Does increasing the beer tax reduce marijuana consumption?

J Health Econ. 1998 Oct;17(5):557-85. doi: 10.1016/s0167-6296(97)00039-8.


Previous studies suggest that alcohol and marijuana are economic substitutes, so recent policies restricting the availability of alcohol have led to an increase in the amount of marijuana consumed. Using micro-level data from the National Longitudinal Survey of Youth (NLSY) to estimate individual demand equations for alcohol and marijuana, this research finds that alcohol and marijuana are economic complements, not substitutes. Further, this research finds that increases in the federal tax on beer will generate a larger reduction in the unconditional demand for marijuana than for alcohol in percentage terms.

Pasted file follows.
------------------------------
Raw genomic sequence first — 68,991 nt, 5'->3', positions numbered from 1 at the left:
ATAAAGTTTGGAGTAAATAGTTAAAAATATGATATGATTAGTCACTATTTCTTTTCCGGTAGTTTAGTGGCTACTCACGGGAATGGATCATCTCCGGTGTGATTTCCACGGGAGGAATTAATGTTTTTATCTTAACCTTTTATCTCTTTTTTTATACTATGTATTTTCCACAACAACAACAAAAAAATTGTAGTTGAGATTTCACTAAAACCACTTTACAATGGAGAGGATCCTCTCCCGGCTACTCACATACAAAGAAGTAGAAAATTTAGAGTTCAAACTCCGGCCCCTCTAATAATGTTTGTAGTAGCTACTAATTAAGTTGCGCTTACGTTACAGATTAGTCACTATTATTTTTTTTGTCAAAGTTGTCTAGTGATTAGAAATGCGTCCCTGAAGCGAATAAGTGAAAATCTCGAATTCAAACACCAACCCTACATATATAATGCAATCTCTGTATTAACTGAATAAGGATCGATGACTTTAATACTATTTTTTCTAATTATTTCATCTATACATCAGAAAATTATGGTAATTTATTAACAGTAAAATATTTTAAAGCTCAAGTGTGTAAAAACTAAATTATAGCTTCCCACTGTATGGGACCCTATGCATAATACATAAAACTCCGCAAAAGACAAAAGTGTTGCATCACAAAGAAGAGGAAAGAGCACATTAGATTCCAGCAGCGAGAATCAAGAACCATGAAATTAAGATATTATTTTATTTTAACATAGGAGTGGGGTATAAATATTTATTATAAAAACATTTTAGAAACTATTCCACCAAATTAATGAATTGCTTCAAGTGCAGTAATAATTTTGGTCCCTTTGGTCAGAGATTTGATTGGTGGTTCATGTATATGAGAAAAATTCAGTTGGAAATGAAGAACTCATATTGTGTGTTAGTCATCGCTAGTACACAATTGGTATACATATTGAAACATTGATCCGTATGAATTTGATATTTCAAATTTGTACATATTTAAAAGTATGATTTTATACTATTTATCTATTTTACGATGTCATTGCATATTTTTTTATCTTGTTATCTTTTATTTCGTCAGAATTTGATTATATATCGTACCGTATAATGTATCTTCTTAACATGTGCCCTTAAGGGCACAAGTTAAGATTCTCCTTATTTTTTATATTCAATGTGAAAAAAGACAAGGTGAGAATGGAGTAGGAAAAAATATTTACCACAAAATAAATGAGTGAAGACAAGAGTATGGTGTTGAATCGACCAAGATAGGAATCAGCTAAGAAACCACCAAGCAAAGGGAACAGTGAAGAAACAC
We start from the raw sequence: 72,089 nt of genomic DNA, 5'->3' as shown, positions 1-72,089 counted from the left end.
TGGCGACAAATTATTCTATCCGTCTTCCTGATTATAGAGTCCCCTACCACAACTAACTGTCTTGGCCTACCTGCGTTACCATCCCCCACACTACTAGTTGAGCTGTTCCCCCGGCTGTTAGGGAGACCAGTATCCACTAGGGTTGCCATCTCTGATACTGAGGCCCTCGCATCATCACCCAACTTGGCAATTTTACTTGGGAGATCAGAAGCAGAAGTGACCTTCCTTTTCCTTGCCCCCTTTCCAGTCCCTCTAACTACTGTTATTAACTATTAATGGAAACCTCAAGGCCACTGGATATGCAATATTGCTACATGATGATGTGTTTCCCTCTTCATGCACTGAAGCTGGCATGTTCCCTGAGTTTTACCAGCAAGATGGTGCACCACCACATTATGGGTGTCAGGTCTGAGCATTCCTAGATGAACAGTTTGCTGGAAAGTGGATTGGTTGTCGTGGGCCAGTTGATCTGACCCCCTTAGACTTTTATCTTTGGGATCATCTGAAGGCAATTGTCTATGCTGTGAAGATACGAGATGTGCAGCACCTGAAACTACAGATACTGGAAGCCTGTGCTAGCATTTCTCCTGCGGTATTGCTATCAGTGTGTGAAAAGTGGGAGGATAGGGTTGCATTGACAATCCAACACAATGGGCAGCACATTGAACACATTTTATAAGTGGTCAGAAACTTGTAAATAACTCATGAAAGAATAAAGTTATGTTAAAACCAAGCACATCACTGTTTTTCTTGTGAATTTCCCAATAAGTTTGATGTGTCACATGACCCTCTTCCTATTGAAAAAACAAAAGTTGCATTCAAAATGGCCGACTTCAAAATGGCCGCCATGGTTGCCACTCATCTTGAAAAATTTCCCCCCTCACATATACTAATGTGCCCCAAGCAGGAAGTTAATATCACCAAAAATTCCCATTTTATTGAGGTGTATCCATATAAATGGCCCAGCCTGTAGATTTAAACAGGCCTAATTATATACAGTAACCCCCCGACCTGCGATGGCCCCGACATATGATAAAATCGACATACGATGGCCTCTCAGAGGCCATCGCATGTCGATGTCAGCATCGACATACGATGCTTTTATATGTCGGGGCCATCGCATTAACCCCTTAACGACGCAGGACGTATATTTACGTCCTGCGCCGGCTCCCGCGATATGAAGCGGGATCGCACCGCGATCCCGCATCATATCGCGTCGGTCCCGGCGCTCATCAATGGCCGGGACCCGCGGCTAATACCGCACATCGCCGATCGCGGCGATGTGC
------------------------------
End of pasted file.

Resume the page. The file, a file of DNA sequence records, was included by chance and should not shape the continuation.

Publication types

  • Comparative Study
  • Research Support, U.S. Gov't, P.H.S.

MeSH terms

  • Adolescent
  • Alcohol Drinking / economics
  • Alcohol Drinking / epidemiology*
  • Beer / economics*
  • Drug and Narcotic Control / economics*
  • Drug and Narcotic Control / legislation & jurisprudence
  • Humans
  • Longitudinal Studies
  • Marijuana Smoking / economics
  • Marijuana Smoking / epidemiology*
  • Socioeconomic Factors
  • Taxes / legislation & jurisprudence*
  • United States / epidemiology